An open Wi-Fi hotspot that could completely break an Apple iPhone’s wireless connectivity is also a serious security threat. It seems the Wi-Fi network name bug, dubbed ‘WiFiDemon’ can infect an iPhone with no user interaction.
Researchers recently discovered a simple and seemingly innocuous Wi-Fi hotspot can render any Apple iPhone unable to establish a wireless internet connection. It so happens, the bug is also a vulnerability allowing a “Zero-Click” attack on an iPhone.
A Wi-Fi hotspot that renders iPhone wireless connectivity broken is also a security threat:
Last month, security researchers discovered a Wi-Fi hotspot with ‘%’ in its name, can completely disable an iPhone’s Wi-Fi. None of the standard remedial actions work, forcing the victim to reset the Network Settings to regain wireless connectivity.
After joining my personal WiFi with the SSID “%p%s%s%s%s%n”, my iPhone permanently disabled it’s WiFi functionality. Neither rebooting nor changing SSID fixes it :~) pic.twitter.com/2eue90JFu3
— Carl Schou (@vm_call) June 18, 2021
Affected iPhone users who inadvertently latched on the mischievous Wi-Fi hotspot, had to go to Settings > General > Reset > Reset Network Settings > Confirm. This was the only method to restore Wi-Fi.
BREAKING: A new #iPhone WiFi bug has come to light:
Simply connecting to a WiFi hotspot named with "%…" characters will bork your device and #DoS the wireless functionality.https://t.co/9wzEnxuEaa#apple #iphone #glitch #vulnerabilities #bug
— Ax Sharma (@Ax_Sharma) June 19, 2021
There is a huge downside to resetting the network settings. An iPhone user obliterates all previously saved Wi-Fi hotspots (SSID and passwords).
Some security researchers claimed the “denial-of-service” bug stemmed from the way iOS handled string formats associated with the SSID input.
Wi-Fi bug denial-of-service can help execute an attack on an iPhone with no user or victim interaction:
It just so happens, the Wi-Fi hotspot not only was mischievous but also held a sinister purpose. Researchers from mobile security automation firm ZecOps have discovered that hackers can exploit the bug.
Simply by attaching the string pattern “%@” to the Wi-Fi hotspot’s name, hackers could infect an iPhone, claimed ZecOps researchers.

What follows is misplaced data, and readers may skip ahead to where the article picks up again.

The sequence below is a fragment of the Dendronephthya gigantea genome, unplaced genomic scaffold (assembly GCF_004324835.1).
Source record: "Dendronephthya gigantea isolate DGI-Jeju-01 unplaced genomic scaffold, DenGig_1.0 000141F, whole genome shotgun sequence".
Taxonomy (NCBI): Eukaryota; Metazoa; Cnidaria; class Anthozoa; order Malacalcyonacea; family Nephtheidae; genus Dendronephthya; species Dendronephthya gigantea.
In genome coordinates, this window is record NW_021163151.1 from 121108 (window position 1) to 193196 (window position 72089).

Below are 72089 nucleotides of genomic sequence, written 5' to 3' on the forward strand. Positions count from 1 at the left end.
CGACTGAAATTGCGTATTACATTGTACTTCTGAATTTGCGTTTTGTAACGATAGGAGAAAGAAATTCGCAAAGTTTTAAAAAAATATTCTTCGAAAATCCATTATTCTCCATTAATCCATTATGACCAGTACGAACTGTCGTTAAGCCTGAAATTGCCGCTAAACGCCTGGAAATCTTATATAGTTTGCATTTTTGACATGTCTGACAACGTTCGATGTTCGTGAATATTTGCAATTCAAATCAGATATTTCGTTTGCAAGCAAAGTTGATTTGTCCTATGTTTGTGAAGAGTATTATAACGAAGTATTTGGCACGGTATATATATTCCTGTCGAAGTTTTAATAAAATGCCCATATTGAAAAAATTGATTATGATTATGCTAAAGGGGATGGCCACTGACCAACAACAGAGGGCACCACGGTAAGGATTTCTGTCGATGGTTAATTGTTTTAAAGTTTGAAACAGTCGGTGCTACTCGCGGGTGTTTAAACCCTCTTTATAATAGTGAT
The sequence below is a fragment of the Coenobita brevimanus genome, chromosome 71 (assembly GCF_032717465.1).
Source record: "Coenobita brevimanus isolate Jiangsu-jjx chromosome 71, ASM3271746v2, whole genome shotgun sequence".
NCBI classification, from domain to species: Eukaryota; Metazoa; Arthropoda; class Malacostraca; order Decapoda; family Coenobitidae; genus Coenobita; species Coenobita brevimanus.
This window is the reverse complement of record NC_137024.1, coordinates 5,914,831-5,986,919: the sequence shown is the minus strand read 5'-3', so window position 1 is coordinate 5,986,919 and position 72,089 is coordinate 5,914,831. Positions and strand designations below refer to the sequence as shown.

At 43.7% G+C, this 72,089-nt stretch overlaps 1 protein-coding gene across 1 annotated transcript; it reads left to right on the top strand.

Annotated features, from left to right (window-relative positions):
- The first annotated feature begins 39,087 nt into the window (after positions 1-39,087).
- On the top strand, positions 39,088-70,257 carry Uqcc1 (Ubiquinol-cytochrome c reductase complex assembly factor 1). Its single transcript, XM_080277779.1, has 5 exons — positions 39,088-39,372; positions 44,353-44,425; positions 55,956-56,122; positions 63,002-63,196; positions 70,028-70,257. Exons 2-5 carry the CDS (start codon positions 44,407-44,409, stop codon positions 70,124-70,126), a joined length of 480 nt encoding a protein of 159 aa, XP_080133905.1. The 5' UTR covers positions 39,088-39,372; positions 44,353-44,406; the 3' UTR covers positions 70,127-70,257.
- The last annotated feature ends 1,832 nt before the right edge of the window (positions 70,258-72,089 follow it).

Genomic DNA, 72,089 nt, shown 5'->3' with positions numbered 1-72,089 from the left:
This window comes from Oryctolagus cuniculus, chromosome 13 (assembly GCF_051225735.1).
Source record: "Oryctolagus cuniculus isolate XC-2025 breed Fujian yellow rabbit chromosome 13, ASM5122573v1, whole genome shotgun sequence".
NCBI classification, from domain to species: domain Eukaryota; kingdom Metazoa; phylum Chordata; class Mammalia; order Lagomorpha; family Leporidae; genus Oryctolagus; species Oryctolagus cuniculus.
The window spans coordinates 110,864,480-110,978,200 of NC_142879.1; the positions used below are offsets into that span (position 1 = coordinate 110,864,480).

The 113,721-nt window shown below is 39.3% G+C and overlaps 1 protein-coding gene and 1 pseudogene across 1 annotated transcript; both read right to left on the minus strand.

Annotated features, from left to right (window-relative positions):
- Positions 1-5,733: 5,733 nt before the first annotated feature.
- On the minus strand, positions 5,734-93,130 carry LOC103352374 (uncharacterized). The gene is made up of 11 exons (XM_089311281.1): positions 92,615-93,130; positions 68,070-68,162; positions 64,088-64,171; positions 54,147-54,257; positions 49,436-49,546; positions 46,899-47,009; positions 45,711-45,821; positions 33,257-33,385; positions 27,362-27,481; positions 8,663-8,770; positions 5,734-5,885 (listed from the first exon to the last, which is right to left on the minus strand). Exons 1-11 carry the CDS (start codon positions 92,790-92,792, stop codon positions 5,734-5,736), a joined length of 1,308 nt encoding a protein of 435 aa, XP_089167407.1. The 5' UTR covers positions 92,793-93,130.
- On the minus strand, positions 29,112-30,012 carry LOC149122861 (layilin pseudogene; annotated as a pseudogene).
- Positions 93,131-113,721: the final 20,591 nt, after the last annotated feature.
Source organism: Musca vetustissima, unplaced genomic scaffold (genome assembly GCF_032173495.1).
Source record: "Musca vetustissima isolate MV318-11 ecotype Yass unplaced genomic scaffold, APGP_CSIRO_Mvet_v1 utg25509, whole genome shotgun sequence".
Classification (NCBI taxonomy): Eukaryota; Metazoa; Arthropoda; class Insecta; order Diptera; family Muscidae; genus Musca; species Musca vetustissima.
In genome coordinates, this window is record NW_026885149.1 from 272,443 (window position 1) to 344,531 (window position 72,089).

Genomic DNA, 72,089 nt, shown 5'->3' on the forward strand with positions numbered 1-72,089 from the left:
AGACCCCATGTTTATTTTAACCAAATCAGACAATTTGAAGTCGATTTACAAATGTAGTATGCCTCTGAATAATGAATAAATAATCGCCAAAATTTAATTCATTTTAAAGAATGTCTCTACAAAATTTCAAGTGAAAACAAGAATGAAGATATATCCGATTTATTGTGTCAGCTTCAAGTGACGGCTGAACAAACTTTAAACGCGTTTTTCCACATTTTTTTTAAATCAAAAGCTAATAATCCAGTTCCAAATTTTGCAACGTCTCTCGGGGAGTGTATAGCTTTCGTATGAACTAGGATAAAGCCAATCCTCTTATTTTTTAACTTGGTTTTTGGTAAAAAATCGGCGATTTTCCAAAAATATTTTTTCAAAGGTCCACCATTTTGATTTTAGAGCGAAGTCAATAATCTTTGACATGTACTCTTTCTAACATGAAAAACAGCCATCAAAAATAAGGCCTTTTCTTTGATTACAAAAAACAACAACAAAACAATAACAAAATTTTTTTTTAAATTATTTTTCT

#Hacking #0Day #Bug #DoS #iOS #iPhone #WiFi #Malware #Vulnerability #CyberCrime #CyberAttack #CyberSecurity
Your iPhone's WiFi will break after you join this hotspot.https://t.co/LPxbZ1pBaM pic.twitter.com/944ihxZejh
— Richard S. (@Richard_S81) June 19, 2021
“It’s also a zero-click vulnerability in that it allows the threat actor to infect a device without requiring any user interaction. Although it requires that the setting to automatically join Wi-Fi networks is enabled (which it is, by default).”
“As long as the Wi-Fi is turned on this vulnerability can be triggered. If the user is connected to an existing Wi-Fi network, an attacker can launch another attack to disconnect/de-associate the device and then launch this zero-click attack.”
“This zero-click vulnerability is powerful. if the malicious access point has password protection and the user never joins the Wi-Fi, nothing will be saved to the disk. After turning off the malicious access point, the user’s Wi-Fi function will be normal. A user could hardly notice if they have been attacked.”
Disable the WiFi Auto-Join Feature on iPhones and iPads (Settings > WiFi > Auto-Join Hotspot > Never)https://t.co/yIfaieNsNi
— Eiza Rahman (@EizaRahman) July 19, 2021
Concerningly, all iOS versions starting with iOS 14.0 and prior to iOS 14.3 are vulnerable. Interestingly, Apple Inc. is aware of the Wi-Fi hotspot bug and has patched the issue in January 2021 as part of its iOS 14.4 update.
What’s equally concerning is that Apple reportedly chose not to publicly tag and trace the security vulnerability in its iPhone lineup with a CVE identifier. This suggests the company not only withheld information, but it also kept its iPhone users in the dark about a security bug.